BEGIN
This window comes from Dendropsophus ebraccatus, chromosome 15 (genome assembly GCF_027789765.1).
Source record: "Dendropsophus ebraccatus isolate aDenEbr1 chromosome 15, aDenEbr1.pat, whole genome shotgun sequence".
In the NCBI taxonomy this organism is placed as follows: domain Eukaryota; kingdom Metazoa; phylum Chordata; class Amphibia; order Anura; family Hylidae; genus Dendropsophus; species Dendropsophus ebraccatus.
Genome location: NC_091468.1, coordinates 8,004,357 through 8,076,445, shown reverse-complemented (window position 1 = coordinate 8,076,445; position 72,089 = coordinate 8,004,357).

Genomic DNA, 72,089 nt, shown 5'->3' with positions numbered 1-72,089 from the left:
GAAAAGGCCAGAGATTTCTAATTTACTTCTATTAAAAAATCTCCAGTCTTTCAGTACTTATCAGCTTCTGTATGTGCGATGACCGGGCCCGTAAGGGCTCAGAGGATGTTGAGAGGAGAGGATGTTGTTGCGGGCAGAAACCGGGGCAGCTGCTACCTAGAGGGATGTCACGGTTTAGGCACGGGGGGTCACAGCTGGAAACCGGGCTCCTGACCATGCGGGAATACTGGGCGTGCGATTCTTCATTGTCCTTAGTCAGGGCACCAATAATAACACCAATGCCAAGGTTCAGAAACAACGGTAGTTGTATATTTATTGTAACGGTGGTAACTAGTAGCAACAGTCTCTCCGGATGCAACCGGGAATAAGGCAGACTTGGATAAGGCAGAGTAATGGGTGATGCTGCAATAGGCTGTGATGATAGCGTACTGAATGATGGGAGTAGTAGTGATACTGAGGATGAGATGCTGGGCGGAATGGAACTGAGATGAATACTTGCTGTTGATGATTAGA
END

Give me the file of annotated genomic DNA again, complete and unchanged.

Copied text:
This window comes from Dendropsophus ebraccatus, chromosome 15 (genome assembly GCF_027789765.1).
Source record: "Dendropsophus ebraccatus isolate aDenEbr1 chromosome 15, aDenEbr1.pat, whole genome shotgun sequence".
In the NCBI taxonomy this organism is placed as follows: domain Eukaryota; kingdom Metazoa; phylum Chordata; class Amphibia; order Anura; family Hylidae; genus Dendropsophus; species Dendropsophus ebraccatus.
Genome location: NC_091468.1, coordinates 8,004,357 through 8,076,445, shown reverse-complemented (window position 1 = coordinate 8,076,445; position 72,089 = coordinate 8,004,357).

Genomic DNA, 72,089 nt, shown 5'->3' with positions numbered 1-72,089 from the left:
GAAAAGGCCAGAGATTTCTAATTTACTTCTATTAAAAAATCTCCAGTCTTTCAGTACTTATCAGCTTCTGTATGTGCGATGACCGGGCCCGTAAGGGCTCAGAGGATGTTGAGAGGAGAGGATGTTGTTGCGGGCAGAAACCGGGGCAGCTGCTACCTAGAGGGATGTCACGGTTTAGGCACGGGGGGTCACAGCTGGAAACCGGGCTCCTGACCATGCGGGAATACTGGGCGTGCGATTCTTCATTGTCCTTAGTCAGGGCACCAATAATAACACCAATGCCAAGGTTCAGAAACAACGGTAGTTGTATATTTATTGTAACGGTGGTAACTAGTAGCAACAGTCTCTCCGGATGCAACCGGGAATAAGGCAGACTTGGATAAGGCAGAGTAATGGGTGATGCTGCAATAGGCTGTGATGATAGCGTACTGAATGATGGGAGTAGTAGTGATACTGAGGATGAGATGCTGGGCGGAATGGAACTGAGATGAATACTTGCTGTTGATGATTAGA